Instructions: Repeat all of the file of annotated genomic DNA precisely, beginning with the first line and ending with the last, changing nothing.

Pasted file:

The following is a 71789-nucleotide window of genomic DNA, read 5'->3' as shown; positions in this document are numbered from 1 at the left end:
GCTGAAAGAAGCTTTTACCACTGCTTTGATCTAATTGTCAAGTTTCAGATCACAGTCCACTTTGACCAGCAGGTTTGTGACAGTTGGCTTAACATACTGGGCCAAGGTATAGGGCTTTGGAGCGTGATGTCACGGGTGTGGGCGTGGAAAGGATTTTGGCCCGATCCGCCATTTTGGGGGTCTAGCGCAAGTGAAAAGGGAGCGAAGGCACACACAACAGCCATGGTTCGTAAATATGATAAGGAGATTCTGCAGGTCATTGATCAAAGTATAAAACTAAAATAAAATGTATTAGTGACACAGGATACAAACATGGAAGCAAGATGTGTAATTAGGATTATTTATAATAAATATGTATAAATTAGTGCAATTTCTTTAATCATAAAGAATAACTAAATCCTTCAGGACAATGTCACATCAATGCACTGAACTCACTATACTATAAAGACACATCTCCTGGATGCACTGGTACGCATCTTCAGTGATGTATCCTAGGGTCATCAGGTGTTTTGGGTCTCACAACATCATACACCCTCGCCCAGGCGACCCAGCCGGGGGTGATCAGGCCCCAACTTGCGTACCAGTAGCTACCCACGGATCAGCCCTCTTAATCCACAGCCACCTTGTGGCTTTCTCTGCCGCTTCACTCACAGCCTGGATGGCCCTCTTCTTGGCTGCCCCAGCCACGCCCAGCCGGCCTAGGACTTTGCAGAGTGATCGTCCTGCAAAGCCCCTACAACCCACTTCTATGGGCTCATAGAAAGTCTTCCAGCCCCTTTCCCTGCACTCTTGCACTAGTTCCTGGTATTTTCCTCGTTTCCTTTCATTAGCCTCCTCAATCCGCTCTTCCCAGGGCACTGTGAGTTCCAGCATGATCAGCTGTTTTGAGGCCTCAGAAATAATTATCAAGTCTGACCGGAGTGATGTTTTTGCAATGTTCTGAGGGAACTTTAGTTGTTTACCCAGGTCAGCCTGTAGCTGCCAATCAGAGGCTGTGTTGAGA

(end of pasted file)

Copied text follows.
The following is a 71789-nucleotide window of genomic DNA, read 5'->3' as shown; positions in this document are numbered from 1 at the left end:
GCTGAAAGAAGCTTTTACCACTGCTTTGATCTAATTGTCAAGTTTCAGATCACAGTCCACTTTGACCAGCAGGTTTGTGACAGTTGGCTTAACATACTGGGCCAAGGTATAGGGCTTTGGAGCGTGATGTCACGGGTGTGGGCGTGGAAAGGATTTTGGCCCGATCCGCCATTTTGGGGGTCTAGCGCAAGTGAAAAGGGAGCGAAGGCACACACAACAGCCATGGTTCGTAAATATGATAAGGAGATTCTGCAGGTCATTGATCAAAGTATAAAACTAAAATAAAATGTATTAGTGACACAGGATACAAACATGGAAGCAAGATGTGTAATTAGGATTATTTATAATAAATATGTATAAATTAGTGCAATTTCTTTAATCATAAAGAATAACTAAATCCTTCAGGACAATGTCACATCAATGCACTGAACTCACTATACTATAAAGACACATCTCCTGGATGCACTGGTACGCATCTTCAGTGATGTATCCTAGGGTCATCAGGTGTTTTGGGTCTCACAACATCATACACCCTCGCCCAGGCGACCCAGCCGGGGGTGATCAGGCCCCAACTTGCGTACCAGTAGCTACCCACGGATCAGCCCTCTTAATCCACAGCCACCTTGTGGCTTTCTCTGCCGCTTCACTCACAGCCTGGATGGCCCTCTTCTTGGCTGCCCCAGCCACGCCCAGCCGGCCTAGGACTTTGCAGAGTGATCGTCCTGCAAAGCCCCTACAACCCACTTCTATGGGCTCATAGAAAGTCTTCCAGCCCCTTTCCCTGCACTCTTGCACTAGTTCCTGGTATTTTCCTCGTTTCCTTTCATTAGCCTCCTCAATCCGCTCTTCCCAGGGCACTGTGAGTTCCAGCATGATCAGCTGTTTTGAGGCCTCAGAAATAATTATCAAGTCTGACCGGAGTGATGTTTTTGCAATGTTCTGAGGGAACTTTAGTTGTTTACCCAGGTCAGCCTGTAGCTGCCAATCAGAGGCTGTGTTGAGA